Contested Power in Ethiopia: Traditional Authorities and Multi-Party Elections

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Kjetil Tronvoll, Tobias Hagmann
BRILL, Dec 9, 2011 - Political Science - 299 pages
This book offers a comparative ethnography of the contested powers that shape democratization in Ethiopia. Although multi-party elections have become the norm in Africa, relatively little is known about the significance of non-state actors such as traditional authorities in electioneering. Focusing on Ethiopia s competitive 2005 elections, this book analyzes how customary leaders, political parties and state officials confronted and complemented each other during election time. Case studies reveal the contemporaneousness of traditional authorities in modern politics, but also how multi-party competition reproduces traditional relations of domination among ethnic groups. The book documents the importance of customary authority in selecting party candidates and providing legitimacy to political parties, but also their limitations in a country dominated by a semi-authoritarian party-state.
 

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Contents

Introduction Traditional Authorities and MultiParty Elections in Ethiopia
1
Chapter 1 Electoral Politics in the Nuer Cultural Context
31
Clan Elders Bureaucrats and Party Politics in the 2005 Elections
61
Inherited Status and Parliamentary Elections in Dawro Southern Ethiopia
89
Chapter 4 A Revival of Tradition? The Power of Clans and Social Strata in the Wolayta Elections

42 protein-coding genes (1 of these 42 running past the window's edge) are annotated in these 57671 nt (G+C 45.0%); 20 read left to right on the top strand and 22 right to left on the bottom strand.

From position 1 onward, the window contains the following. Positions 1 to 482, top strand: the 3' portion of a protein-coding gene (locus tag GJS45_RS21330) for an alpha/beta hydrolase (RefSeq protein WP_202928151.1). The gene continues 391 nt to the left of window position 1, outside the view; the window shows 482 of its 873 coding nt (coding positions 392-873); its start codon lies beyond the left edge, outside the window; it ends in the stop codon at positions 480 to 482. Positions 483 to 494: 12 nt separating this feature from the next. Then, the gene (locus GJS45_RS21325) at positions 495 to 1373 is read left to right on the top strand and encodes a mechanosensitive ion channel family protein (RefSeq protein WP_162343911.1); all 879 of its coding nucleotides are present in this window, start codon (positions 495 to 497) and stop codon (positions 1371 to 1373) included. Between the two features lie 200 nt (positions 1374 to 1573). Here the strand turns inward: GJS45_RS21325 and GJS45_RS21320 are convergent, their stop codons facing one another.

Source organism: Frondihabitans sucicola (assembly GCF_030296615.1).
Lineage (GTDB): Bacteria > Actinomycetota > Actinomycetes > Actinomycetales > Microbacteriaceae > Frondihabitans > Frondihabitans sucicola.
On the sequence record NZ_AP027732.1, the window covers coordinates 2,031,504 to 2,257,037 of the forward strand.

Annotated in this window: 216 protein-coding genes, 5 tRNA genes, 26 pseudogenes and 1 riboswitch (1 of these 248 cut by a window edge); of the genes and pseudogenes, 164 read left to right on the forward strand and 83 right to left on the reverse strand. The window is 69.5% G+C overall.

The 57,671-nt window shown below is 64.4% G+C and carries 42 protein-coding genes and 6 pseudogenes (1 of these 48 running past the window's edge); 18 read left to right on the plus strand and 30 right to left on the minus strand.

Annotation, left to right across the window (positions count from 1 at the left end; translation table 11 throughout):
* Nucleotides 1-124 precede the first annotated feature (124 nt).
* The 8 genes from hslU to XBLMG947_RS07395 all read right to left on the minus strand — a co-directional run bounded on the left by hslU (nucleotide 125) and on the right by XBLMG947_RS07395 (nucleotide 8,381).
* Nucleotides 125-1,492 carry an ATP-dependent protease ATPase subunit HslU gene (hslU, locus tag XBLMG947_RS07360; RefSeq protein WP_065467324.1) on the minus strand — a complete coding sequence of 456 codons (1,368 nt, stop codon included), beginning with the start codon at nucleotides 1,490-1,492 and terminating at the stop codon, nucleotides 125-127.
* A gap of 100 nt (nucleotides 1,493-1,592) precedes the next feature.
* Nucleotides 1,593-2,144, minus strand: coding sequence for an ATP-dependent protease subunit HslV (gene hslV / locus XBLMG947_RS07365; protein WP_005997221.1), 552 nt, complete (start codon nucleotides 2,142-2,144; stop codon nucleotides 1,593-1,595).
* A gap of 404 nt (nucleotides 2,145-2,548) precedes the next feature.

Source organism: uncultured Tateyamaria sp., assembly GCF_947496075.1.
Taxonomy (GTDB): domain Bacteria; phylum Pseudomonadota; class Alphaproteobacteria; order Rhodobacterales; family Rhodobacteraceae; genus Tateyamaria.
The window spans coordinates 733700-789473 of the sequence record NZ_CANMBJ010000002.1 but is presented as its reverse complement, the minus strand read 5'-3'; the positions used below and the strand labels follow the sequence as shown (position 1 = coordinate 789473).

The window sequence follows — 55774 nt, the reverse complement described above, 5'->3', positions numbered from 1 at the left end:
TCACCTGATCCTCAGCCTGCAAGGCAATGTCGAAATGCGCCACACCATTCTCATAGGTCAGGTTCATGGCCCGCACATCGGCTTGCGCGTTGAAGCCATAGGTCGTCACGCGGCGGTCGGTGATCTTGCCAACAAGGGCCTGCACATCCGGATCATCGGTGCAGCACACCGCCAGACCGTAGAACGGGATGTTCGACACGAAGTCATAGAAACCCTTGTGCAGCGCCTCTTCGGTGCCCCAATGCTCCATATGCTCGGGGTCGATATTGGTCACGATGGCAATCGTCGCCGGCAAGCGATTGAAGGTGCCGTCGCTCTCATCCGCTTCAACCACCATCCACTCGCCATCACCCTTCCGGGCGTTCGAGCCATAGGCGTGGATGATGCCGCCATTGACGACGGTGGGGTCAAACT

111
Urban Youth and Relations of Power During the 2005 Ethiopian Elections
137
The EPRDF the 2005 Elections and Muslim Institutions in Bale
165
A PostElection Assessment of Ethnicity Politics and AgeSets in Oromiya
193
Chapter 8 Customary Institutions in Contemporary Politics in Borana Zone Oromia Ethiopia
221
A Reassertion of Traditional Authority or the Extension of a Nascent Public Sphere?
251
Changing Discourses of Democracy
269
Index
289
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About the author (2011)

Kjetil Tronvoll, PhD (2003) in political anthropology from LSE, is professor of human rights at the University of Oslo and Senior Partner of the International Law and Policy Institute. He has published extensively on the Horn of Africa, and his latest monograph is "War and the Politics of Identity in Ethiopia" (James Currey, 2009). Tobias Hagmann, Ph.D. (2007), University of Lausanne, is a visiting scholar at UC Berkeley. He has published on politics in the Horn of Africa and is co-editor of "Negotiating Statehood: Dynamics of Power and Domination in Africa" (Wiley Blackwell, 2011).

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